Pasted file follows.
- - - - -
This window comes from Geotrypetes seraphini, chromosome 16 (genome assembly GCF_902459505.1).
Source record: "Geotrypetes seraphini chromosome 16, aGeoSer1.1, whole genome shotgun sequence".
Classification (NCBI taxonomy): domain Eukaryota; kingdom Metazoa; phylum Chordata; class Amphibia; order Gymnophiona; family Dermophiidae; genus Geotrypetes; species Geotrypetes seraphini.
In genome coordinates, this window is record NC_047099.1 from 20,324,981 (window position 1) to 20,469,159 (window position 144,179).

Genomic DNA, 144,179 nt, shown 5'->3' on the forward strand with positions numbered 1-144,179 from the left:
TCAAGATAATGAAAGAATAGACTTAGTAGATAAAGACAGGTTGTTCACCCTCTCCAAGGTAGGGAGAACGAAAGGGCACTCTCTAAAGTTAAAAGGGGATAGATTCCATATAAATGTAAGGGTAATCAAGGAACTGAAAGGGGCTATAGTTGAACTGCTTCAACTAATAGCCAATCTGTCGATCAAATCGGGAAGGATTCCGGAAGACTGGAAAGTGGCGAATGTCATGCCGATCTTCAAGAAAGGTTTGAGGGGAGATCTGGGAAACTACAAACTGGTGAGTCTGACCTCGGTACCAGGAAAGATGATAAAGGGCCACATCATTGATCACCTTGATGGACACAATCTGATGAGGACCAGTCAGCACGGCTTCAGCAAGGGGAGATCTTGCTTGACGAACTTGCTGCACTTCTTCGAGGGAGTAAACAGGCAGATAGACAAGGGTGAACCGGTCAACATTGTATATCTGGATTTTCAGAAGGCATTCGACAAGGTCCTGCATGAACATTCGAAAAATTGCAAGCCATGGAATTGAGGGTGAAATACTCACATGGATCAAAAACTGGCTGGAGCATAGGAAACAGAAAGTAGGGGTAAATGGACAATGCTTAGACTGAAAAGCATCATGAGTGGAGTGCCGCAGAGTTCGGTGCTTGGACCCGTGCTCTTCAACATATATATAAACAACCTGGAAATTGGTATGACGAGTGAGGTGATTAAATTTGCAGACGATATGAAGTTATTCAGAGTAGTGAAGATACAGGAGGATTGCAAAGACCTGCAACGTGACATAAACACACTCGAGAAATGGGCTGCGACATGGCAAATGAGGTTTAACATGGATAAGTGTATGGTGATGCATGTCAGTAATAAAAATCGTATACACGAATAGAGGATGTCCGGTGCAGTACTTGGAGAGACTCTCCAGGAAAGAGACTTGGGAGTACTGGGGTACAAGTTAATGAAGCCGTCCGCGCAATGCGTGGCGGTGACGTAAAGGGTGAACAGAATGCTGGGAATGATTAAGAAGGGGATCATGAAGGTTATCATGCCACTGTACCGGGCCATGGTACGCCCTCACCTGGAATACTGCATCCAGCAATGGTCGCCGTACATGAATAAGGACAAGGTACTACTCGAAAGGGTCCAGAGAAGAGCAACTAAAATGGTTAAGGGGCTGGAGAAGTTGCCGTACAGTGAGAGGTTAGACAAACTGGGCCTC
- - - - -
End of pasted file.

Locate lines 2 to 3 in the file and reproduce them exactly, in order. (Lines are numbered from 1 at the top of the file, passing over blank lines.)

Source record: "Geotrypetes seraphini chromosome 16, aGeoSer1.1, whole genome shotgun sequence".
Classification (NCBI taxonomy): domain Eukaryota; kingdom Metazoa; phylum Chordata; class Amphibia; order Gymnophiona; family Dermophiidae; genus Geotrypetes; species Geotrypetes seraphini.